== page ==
Overwatch League has added three new Chinese teams during the expansion. Each has their own unique storyline going into this season. The Chinese region has an increased global attraction after the success of their 2018 World Cup team as well as the powerful rosters within their Contenders region. Here are two things each team should look for this upcoming season.
In the weeks leading up to the start of Overwatch League’s second season, we’ll be introducing you to each team and updating you on their rosters, staff, and history.
The Shanghai Dragons have had it rough. A grand total of zero wins to forty losses in the inaugural season of Overwatch League solidified them as the worst team in the league. The off season was marked by a major restructure of the team: new coaches, new management, almost an entirely new roster from some of Contenders’ finest. And with nothing to lose, the Dragons are ready to take their crown.
“Overwatch League is not an anime.”
Those words echoed across the OWL Twitterverse two days ago, a pebble thrown into a still offseason hiatus lake. It was another hot take from Christopher “MonteCristo” Mykles, a lead analyst and caster of the Overwatch League, a criticism of the emotionality and unreasonable hope some fans have towards their teams. It’s true: The Overwatch League isn’t an anime. But traditional sports have benefitted from the storylines, plot twists, and redemption arcs inadvertently built by their teams for centuries. Why shouldn’t we?
The off-season is drawing to a close. The season approaches. That light blue and orange on the horizon? That’s the London Spitfire leading the charge. Champions of the Inaugural season. There is no reason to think the Spitfire won’t come back with the same fire and adaptability that they possessed last year; and yet, do they have new contenders for the title?
Will the season start with the familiar names out on top: Valiant, NYXL, Fusion, even Seoul? Or will the second season see the rise of new names? The Vancouver RunAway…er I mean Canucks…er, sorry the colours, I mean Titans, perhaps. Could the blue and orange be replaced by a wave of green and…a different blue?
These are OverwatchScore’s “Way Too Early” power rankings (with some adjustment by me, RogueBludger).
In the last few months, six of the eight new expansion teams participating in Overwatch League’s second season have revealed their branding and team colors. Fans eagerly await branding reveals, whether to see how new teams fit in the League or to find out how ugly the jersey they’re buying for their favorite player will be. In any case, I found that many media outlets have posted brand updates, but haven’t really passed judgement on them. That’s what I’m here for.
As someone involved in Los Angeles Valiant event coverage since their initial team announcement, writer Austin Hanlin delves into what has changed from their first local event to their last, the California Cup.
The first significant difference I detected when I was heading to the Esports Arena for a second LA Valiant event was the energy. As I was driving by, I spotted the team walking inside and saw that they had already begun setting up on the street; I could tell I was in for a fun time. As I made my way to the door and inside, Valiant fans had already packed the entire arena full a good hour before my arrival. The energy at this point was quite lively as the University teams were playing on the stage, fans from the schools cheering them on as they played. I watched for a few minutes, observing the packed crowd before I made my way up to the VIP section on the overlook, which was also packed full. All of it was not so surprising once I learned that they had sold out of VIP tickets the first week they were available; they’d also sold out of all general admission tickets just the night before.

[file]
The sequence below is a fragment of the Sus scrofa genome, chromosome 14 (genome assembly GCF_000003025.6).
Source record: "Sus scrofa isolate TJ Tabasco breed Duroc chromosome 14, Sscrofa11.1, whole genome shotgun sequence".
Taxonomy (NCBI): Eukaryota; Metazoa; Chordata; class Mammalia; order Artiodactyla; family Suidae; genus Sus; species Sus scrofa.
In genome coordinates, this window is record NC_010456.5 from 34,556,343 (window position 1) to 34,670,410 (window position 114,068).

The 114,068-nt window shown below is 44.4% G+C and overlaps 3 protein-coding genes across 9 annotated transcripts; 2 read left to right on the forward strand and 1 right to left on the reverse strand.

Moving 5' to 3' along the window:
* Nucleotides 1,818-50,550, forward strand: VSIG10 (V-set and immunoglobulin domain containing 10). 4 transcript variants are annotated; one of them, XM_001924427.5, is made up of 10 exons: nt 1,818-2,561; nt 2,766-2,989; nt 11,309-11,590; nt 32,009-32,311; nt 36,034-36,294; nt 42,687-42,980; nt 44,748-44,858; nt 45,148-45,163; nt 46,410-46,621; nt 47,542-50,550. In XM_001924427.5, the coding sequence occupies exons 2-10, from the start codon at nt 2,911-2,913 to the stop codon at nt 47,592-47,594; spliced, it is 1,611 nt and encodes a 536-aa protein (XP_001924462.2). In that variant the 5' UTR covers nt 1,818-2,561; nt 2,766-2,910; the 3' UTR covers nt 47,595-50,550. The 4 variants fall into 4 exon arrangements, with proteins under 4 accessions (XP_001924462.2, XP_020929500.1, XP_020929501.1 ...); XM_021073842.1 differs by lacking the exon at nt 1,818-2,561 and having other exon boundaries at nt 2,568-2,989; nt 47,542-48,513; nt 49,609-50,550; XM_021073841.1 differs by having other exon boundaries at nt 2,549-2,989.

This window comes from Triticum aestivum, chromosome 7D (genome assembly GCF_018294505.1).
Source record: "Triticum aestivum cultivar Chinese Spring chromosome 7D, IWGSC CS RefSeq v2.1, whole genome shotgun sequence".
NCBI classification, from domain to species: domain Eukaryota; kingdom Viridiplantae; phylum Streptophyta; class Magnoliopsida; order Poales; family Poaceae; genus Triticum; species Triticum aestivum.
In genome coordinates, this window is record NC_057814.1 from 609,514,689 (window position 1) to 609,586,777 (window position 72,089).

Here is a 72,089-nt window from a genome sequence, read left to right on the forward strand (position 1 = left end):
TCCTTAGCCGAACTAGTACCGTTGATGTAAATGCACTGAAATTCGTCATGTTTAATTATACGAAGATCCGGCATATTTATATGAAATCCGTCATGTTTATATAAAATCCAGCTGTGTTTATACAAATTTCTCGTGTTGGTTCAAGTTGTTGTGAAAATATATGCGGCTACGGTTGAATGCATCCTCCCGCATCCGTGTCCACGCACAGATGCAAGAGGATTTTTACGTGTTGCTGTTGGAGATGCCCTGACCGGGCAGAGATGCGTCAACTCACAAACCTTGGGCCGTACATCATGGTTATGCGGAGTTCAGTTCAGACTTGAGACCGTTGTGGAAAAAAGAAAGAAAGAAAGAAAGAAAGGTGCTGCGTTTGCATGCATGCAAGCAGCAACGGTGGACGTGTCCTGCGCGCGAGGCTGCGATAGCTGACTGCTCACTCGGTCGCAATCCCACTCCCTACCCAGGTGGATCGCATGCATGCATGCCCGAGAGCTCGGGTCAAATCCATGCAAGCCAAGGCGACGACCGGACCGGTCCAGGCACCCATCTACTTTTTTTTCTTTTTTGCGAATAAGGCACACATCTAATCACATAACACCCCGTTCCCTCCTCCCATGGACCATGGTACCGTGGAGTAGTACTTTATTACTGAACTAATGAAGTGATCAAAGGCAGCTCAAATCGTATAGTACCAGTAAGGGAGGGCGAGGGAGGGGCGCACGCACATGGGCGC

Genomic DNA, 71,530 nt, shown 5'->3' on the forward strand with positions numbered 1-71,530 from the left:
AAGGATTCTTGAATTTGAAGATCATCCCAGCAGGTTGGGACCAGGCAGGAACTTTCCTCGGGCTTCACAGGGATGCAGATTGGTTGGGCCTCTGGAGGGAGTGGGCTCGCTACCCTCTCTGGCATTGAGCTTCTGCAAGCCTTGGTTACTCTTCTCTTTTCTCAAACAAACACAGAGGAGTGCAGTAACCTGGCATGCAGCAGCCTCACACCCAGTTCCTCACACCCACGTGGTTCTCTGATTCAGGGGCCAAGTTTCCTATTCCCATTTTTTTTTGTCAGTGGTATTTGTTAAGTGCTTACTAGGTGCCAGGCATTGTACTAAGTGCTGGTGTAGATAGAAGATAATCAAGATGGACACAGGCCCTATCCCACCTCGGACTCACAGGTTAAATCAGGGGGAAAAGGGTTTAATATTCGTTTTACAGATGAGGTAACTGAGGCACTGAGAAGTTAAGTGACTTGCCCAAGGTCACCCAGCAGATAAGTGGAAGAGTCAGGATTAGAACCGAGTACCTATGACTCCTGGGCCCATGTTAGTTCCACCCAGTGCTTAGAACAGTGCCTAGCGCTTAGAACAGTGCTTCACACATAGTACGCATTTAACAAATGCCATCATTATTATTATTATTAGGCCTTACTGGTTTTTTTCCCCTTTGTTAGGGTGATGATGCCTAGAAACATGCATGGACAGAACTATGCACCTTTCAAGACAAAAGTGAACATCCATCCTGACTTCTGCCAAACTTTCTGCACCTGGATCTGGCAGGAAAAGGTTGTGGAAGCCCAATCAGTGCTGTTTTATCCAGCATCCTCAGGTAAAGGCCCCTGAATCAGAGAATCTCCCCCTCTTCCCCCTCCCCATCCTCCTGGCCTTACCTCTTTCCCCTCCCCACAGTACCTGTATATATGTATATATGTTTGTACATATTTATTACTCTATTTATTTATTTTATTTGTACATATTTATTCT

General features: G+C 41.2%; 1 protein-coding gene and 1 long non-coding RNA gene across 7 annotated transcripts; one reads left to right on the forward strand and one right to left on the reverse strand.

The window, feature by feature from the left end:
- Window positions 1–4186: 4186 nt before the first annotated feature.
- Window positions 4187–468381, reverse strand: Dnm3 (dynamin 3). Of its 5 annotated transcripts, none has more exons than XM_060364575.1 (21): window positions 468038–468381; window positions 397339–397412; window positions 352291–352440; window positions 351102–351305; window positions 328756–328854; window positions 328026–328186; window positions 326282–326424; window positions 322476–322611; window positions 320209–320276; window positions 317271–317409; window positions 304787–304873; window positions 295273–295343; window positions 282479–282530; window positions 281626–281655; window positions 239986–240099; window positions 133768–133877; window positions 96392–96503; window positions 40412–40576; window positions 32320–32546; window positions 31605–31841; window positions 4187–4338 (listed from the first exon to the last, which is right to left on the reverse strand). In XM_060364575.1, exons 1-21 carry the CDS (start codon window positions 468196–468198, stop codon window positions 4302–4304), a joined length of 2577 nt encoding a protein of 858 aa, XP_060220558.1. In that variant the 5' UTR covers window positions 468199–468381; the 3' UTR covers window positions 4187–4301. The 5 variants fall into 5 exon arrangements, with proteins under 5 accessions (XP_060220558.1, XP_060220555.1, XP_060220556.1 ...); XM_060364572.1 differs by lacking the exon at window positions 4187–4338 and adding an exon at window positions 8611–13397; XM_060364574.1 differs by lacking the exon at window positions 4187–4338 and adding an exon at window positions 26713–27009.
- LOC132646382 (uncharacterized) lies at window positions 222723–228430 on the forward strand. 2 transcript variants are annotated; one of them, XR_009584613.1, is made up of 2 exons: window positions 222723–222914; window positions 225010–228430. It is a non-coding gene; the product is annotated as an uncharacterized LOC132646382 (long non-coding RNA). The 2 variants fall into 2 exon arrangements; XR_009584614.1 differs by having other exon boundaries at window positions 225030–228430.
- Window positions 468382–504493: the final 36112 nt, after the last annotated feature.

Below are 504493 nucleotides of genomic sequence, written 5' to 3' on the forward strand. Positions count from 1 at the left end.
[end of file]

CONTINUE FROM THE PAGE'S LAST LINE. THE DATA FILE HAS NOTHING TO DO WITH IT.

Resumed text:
Forgive my absence, folks.
I had a hell of a few weeks, so much so that I write this with literally no voice and sheer willpower. My time at California Cup was interesting, to say the least, and one of the highlights of my experience there was being able to talk to Jun-Hyeok “Bunny” Chae from the Los Angeles Valiant. Once known for being a Tracer one-trick, Bunny has been spending his offseason practicing other hitscan heroes and hoping to truly make his mark once again in Overwatch League. And from what I’ve seen from his streams, I’ve no doubt this will be the case. I was joined by Bunny and translator Andrew Kim for this interview.
The fourth new contender in Overwatch League’s 2019 season was revealed on Thursday night as the Guangzhou Charge unveiled their team name and branding on Twitter.
This year’s Overwatch World Cup featured teams from all across the world, stacked with talented players and coaches. Before Blizzcon, a math equation developed in the minds of many viewers: more Overwatch League players + World Cup = an easy win. But by the time Team USA, Team France, and Team Finland were unceremoniously knocked out of competition on Day 1, it became obvious that wasn’t true. If three of the most OWL-player-heavy teams couldn’t do it, who could?
The underdogs, that’s who. I’ve decided to highlight a few players who showed their mettle, helped their teams, and gave game-winning performances at the World Cup…and who aren’t in the Overwatch League.* Yet.
Fans have now seen the branding, colors, and in-game skins for the Overwatch League’s second EU team. Welcome the Paris Eternal.